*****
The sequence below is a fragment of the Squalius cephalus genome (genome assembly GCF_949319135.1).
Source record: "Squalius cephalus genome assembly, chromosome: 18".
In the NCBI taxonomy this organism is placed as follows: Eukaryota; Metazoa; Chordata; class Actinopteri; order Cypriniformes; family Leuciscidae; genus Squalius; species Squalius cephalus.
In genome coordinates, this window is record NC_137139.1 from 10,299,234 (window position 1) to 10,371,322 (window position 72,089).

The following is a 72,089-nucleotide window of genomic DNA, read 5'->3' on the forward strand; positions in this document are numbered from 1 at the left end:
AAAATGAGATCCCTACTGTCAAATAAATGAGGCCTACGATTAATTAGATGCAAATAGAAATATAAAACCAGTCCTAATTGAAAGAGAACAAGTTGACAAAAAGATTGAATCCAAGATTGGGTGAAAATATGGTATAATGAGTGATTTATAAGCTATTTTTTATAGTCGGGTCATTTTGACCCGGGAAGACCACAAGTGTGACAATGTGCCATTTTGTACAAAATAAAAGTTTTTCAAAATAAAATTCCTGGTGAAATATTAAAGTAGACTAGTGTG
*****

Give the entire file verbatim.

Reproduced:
The sequence below is a fragment of the Squalius cephalus genome (genome assembly GCF_949319135.1).
Source record: "Squalius cephalus genome assembly, chromosome: 18".
In the NCBI taxonomy this organism is placed as follows: Eukaryota; Metazoa; Chordata; class Actinopteri; order Cypriniformes; family Leuciscidae; genus Squalius; species Squalius cephalus.
In genome coordinates, this window is record NC_137139.1 from 10,299,234 (window position 1) to 10,371,322 (window position 72,089).

The following is a 72,089-nucleotide window of genomic DNA, read 5'->3' on the forward strand; positions in this document are numbered from 1 at the left end:
AAAATGAGATCCCTACTGTCAAATAAATGAGGCCTACGATTAATTAGATGCAAATAGAAATATAAAACCAGTCCTAATTGAAAGAGAACAAGTTGACAAAAAGATTGAATCCAAGATTGGGTGAAAATATGGTATAATGAGTGATTTATAAGCTATTTTTTATAGTCGGGTCATTTTGACCCGGGAAGACCACAAGTGTGACAATGTGCCATTTTGTACAAAATAAAAGTTTTTCAAAATAAAATTCCTGGTGAAATATTAAAGTAGACTAGTGTG